Dorstenia ellenbeckiana Engl.
Dorstenia ellenbeckiana is a caudiciform plant with a subglobular tuber and a very short annual stem, sometimes present. The caudex grows up to 2 inches (5 cm) in diameter. Leaves are ovate to elliptic, with 5 to 8 lateral veins and finely toothed margins. They are up to 7.2 inches (18 cm) long, up to 3.8 inches (9.5 cm) wide, and attached to the stem by an up to 3.2 inches (8 cm) long petiole. Both surfaces of the leaves are covered with tiny hairs, especially on the veins and often also near the margins.
This plant is monoecious, having both male and female flowers on the same plant. The flowers are embedded in a disk-shaped, reddish-brown flower structure called receptacles. The receptacles are up to 1 inch (2.5 cm) in diameter, with 8 to 10 long, awl- to band-shaped appendages pointing backward, and appear on up to 5.8 inches (14.5 cm) long stalks.
USDA hardiness zones 10b to 11b: from 35 °F (+1.7 °C) to 50 °F (+10 °C).
How to Grow and Care
Dorstenias are warm-loving plants, and they need a bit more water than regular succulents. They need a well-drained potting mix, and their water needs vary depending on the season of the year. Water regularly to abundant from spring to fall. Allow the soil to dry slightly between watering, but make sure that they never dry out completely. During the winter months, these plants tend to go at least partially dormant. During this period, water very little. Giving plants a warm, sunny position can result in beautiful compact growing plants. Fertilizing plants once in a while during their growing period with a high potash and phosphorus fertilizer is recommended.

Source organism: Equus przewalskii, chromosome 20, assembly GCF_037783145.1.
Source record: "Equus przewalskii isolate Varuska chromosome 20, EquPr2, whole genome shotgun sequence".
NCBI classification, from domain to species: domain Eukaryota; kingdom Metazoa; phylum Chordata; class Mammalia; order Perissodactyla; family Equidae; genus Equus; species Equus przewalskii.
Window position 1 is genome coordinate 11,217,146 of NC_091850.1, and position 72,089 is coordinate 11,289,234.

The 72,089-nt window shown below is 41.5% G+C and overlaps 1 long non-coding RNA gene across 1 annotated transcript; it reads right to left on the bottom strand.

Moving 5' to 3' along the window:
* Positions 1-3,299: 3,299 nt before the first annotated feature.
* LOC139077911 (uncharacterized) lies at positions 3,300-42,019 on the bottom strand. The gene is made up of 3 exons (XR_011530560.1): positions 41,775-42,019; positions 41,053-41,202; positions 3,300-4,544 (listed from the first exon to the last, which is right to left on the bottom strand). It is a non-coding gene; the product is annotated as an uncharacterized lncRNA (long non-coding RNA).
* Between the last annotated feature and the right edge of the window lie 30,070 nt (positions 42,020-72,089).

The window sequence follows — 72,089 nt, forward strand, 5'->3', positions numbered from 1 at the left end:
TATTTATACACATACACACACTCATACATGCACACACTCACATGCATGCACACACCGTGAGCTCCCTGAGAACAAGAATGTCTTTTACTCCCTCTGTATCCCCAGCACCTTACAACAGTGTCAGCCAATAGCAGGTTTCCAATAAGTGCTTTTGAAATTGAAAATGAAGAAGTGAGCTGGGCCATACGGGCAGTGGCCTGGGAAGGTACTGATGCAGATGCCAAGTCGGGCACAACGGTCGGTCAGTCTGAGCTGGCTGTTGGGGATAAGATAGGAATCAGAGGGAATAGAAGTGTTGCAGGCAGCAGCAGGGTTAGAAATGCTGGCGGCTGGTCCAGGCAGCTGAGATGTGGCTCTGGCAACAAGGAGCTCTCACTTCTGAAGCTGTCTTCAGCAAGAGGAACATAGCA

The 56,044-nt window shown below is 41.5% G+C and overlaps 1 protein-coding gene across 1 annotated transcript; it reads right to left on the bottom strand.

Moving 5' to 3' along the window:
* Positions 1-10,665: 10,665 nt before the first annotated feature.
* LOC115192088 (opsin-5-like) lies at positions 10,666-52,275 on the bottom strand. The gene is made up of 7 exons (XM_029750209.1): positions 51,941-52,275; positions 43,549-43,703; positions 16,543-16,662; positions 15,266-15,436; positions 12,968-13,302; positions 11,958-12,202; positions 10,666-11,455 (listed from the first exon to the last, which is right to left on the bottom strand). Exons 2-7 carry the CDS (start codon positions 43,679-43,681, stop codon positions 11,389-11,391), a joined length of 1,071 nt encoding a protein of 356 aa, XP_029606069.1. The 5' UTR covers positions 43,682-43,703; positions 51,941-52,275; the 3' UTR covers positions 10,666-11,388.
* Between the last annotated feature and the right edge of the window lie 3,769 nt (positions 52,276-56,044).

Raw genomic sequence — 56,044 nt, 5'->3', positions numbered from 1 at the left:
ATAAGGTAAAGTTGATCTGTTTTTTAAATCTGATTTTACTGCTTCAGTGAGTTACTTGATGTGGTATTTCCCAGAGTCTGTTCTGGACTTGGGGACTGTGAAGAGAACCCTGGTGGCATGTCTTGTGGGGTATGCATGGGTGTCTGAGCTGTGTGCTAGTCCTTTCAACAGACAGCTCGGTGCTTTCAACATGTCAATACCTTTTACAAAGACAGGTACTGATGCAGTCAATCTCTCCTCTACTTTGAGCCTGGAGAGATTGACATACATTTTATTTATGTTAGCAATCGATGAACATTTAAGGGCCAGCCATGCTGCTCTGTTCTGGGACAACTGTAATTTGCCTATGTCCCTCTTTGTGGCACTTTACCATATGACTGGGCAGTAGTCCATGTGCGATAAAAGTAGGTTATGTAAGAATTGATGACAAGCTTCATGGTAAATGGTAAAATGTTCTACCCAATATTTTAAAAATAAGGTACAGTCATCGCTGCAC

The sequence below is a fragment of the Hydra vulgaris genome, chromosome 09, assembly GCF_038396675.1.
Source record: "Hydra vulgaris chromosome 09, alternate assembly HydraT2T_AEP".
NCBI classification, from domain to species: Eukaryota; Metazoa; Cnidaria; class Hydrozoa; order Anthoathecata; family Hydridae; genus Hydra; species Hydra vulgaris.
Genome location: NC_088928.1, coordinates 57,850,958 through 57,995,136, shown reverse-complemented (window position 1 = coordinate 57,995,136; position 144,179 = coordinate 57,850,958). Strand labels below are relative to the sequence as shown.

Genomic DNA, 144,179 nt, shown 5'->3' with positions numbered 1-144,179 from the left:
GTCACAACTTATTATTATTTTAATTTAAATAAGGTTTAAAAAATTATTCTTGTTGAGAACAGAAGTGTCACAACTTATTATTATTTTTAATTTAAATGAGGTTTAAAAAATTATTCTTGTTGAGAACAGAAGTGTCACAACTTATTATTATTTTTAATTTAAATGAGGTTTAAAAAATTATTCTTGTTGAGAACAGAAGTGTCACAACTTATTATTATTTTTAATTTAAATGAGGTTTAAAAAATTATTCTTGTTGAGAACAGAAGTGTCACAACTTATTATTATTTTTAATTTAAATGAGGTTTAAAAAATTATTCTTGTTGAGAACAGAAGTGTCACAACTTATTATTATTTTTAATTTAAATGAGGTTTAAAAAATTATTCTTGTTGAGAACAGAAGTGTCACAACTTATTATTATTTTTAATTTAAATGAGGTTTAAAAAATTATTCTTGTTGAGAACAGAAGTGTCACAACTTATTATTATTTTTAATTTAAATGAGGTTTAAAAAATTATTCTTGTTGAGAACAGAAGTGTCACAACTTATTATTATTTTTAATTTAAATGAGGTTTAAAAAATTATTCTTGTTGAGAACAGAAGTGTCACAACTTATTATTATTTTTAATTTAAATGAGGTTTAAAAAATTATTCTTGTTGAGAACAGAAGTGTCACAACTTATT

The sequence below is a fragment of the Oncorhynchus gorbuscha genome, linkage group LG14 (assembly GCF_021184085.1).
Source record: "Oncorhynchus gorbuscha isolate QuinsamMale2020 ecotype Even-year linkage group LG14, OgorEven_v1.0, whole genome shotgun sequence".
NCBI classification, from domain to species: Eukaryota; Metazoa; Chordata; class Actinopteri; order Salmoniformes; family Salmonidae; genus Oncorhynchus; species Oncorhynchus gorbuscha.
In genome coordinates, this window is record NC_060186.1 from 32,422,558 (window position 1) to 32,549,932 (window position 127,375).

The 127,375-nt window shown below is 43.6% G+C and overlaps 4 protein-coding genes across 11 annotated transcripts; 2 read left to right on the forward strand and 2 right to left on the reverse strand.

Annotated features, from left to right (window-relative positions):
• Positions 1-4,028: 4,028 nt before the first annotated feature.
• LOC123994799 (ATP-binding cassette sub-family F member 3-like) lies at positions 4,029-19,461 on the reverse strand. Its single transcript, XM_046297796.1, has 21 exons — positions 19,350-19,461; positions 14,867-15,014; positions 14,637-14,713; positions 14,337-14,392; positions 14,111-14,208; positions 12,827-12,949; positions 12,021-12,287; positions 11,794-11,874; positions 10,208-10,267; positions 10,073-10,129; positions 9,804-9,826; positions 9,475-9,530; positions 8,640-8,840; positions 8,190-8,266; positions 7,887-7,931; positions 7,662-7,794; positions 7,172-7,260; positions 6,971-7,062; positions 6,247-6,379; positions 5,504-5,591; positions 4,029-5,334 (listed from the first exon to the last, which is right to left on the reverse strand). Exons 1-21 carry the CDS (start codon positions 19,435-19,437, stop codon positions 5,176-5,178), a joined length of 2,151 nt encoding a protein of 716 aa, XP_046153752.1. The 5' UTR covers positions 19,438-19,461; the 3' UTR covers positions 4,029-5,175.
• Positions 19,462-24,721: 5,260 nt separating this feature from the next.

The spring weather with a high-temperature swing between the day and night hours and pretty frequent rains can favor the development of fungus diseases, which should be treated preemptively with a systemic fungicide.
Dorstenias are generally propagated by seed. Many species are self-fertile. Their seeds are expelled explosively from the mature seed heads and liable to populate pots several feet away. They can also be propagated by cuttings.
Learn more at How to Grow and Care for Dorstenia.
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